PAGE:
Sept. 27, 2023

Scott Heiberger


Melissa Ploeckelman


Agriculture Rescue Training set for Oct. 20-21 in Marshfield

Train-the-trainer program leads to successful workshops across Wisconsin

The Agriculture Rescue Training program is spreading the word about farm safety and the hazards that emergency responders might face.

Agriculture Rescue Training, or ART, will be held Oct. 20-21, in Marshfield. Registration is open on the website. In its third year, the training familiarizes emergency personnel with the emergencies they may face on farms or other agricultural settings.

Emergency responders face unique, high-risk situations on farms, including toxic atmospheres, enclosed spaces, managing animals under stress and machinery entrapments. That is why the National Farm Medicine Center, in partnership with Pittsville Fire Company, Life Link III, Heiman’s Holsteins, Heeg Farms Inc., and Marshfield Clinic Health System, is presenting the training, which is designed to supplement basic emergency training.

New to ART this year is large animal technical rescue. This workshop will give participants multiple skills and techniques to safely contain, approach and manipulate downed large animals in emergency situations. The workshop will also provide techniques to manage animals in more complicated situations.

Last year, organizers began offering a one-day separate train-the-trainer program so participants could take the training model to their communities.

“It’s beyond just the training in Marshfield, it’s spreading its wings and expanding,” said ART coordinator Kyle Koshalek, a project manager at National Farm Medicine Center, which helps host the annual event in Marshfield. Folks from around the country and Canada are interested in attending, he said, to expand the training beyond Wisconsin’s borders. In addition, the U.S. Army Urban Search and Rescue School expressed interest in attending this year, he said.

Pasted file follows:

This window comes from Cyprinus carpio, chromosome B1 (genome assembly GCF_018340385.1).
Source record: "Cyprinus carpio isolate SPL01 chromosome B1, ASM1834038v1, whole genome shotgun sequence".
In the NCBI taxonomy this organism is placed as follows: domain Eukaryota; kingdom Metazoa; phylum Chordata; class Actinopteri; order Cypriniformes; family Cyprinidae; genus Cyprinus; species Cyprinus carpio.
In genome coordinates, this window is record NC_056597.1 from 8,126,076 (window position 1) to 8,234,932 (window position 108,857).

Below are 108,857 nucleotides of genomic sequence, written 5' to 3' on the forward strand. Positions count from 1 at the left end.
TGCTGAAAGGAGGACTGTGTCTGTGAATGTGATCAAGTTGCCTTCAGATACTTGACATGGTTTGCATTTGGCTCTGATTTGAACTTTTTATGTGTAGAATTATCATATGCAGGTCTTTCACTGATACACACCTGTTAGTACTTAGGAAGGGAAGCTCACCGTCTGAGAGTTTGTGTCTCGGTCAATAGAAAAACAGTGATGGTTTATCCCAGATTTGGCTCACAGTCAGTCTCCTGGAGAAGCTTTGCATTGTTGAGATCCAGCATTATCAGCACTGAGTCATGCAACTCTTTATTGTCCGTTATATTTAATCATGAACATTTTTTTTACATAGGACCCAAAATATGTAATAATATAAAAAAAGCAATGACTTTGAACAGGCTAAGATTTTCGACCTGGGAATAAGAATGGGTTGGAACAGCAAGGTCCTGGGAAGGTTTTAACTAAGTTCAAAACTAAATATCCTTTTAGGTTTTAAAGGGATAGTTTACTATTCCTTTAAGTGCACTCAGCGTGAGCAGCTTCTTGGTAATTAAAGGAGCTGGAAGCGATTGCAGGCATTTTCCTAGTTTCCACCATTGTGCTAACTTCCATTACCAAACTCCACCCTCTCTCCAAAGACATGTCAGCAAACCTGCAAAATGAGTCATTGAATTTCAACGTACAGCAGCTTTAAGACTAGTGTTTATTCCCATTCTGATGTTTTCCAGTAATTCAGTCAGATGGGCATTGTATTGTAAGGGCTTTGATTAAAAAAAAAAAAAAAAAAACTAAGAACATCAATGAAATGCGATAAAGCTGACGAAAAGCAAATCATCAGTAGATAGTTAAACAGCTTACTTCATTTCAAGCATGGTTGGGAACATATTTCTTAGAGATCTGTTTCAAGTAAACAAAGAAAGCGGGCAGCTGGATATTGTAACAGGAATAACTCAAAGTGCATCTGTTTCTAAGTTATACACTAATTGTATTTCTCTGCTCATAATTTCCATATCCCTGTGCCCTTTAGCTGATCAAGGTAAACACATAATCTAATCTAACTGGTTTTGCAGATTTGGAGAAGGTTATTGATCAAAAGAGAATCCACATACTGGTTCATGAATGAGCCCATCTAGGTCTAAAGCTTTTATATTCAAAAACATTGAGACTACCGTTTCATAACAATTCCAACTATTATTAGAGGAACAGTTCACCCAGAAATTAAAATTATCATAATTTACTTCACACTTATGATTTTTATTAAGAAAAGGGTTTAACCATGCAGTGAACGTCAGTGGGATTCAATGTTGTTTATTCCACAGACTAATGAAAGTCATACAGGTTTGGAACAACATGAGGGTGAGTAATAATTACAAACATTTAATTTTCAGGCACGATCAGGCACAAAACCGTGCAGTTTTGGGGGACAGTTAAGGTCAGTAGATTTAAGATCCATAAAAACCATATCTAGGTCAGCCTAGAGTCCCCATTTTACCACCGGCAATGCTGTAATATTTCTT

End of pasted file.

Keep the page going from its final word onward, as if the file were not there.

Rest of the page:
“Rural communities see these kinds of things,” Koshalek said, such as tractor rollovers and equipment extraction. ART has trained more than 214 attendees in two years with 89 departments represented. After the first year, participants began asking about training they could take back to their departments. “A lot of departments have their own training instructors,” he said.

Koshalek is aware of two large-scale, successful trainings offered based on the Marshfield ART training: Cambria Fire Department and Tisch Mills/University of Wisconsin-Green Bay. “Both mirrored our training with a lot of departments in the area,” he said.


Cambria hosts training

Cambria hosted 32 students from Columbia and Dodge counties at a two-day training in April.

“The best thing about this training was the positive response we got from the participants,” said Ryan Hart, assistant chief for the Cambria Fire Department. “There were so many of them that have always felt that there was a need for this in our area, they just never knew where to go for it or who to contact.”

Hart attended an ag rescue class in West Bend during the COVID-19 pandemic, which caught his interest because of the ag-related activity in his area. When ART hosted the first training in 2021, Hart attended and talked to organizers about doing his own training.

Cambria followed the format the ART program used, with a Friday evening session for speakers covering farm-related trauma, grain rescues and a silo rescue where the victim was pinned inside of a Harvester silo, and Saturday hands-on workshops on farm familiarization, tractor rollover, equipment extrication and grain entrapment rescue.

“We also had a local towing company attend for a quick demonstration over lunch with their large rotator tow truck. They set it up and did a demonstration of their capabilities to lift and roll a tractor in mid-air,” Hart said.